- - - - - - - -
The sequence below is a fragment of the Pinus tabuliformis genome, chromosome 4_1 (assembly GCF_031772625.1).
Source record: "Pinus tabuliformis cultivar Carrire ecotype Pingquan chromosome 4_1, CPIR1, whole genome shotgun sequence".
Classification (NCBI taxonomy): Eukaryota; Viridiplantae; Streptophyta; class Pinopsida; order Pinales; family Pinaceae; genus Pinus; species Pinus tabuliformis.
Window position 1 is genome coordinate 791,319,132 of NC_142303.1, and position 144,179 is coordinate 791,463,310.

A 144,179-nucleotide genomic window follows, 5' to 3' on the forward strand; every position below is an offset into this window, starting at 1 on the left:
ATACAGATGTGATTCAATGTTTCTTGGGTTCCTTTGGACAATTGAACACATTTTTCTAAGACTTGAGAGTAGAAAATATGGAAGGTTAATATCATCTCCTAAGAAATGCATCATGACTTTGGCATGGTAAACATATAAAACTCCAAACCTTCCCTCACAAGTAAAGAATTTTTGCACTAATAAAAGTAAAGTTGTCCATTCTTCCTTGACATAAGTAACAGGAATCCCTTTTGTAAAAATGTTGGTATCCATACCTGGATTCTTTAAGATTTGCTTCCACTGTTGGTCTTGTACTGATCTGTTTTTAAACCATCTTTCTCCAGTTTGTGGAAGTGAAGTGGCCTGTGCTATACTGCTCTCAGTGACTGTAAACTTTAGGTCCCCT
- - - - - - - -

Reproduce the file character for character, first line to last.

The sequence below is a fragment of the Pinus tabuliformis genome, chromosome 4_1 (assembly GCF_031772625.1).
Source record: "Pinus tabuliformis cultivar Carrire ecotype Pingquan chromosome 4_1, CPIR1, whole genome shotgun sequence".
Classification (NCBI taxonomy): Eukaryota; Viridiplantae; Streptophyta; class Pinopsida; order Pinales; family Pinaceae; genus Pinus; species Pinus tabuliformis.
Window position 1 is genome coordinate 791,319,132 of NC_142303.1, and position 144,179 is coordinate 791,463,310.

A 144,179-nucleotide genomic window follows, 5' to 3' on the forward strand; every position below is an offset into this window, starting at 1 on the left:
ATACAGATGTGATTCAATGTTTCTTGGGTTCCTTTGGACAATTGAACACATTTTTCTAAGACTTGAGAGTAGAAAATATGGAAGGTTAATATCATCTCCTAAGAAATGCATCATGACTTTGGCATGGTAAACATATAAAACTCCAAACCTTCCCTCACAAGTAAAGAATTTTTGCACTAATAAAAGTAAAGTTGTCCATTCTTCCTTGACATAAGTAACAGGAATCCCTTTTGTAAAAATGTTGGTATCCATACCTGGATTCTTTAAGATTTGCTTCCACTGTTGGTCTTGTACTGATCTGTTTTTAAACCATCTTTCTCCAGTTTGTGGAAGTGAAGTGGCCTGTGCTATACTGCTCTCAGTGACTGTAAACTTTAGGTCCCCT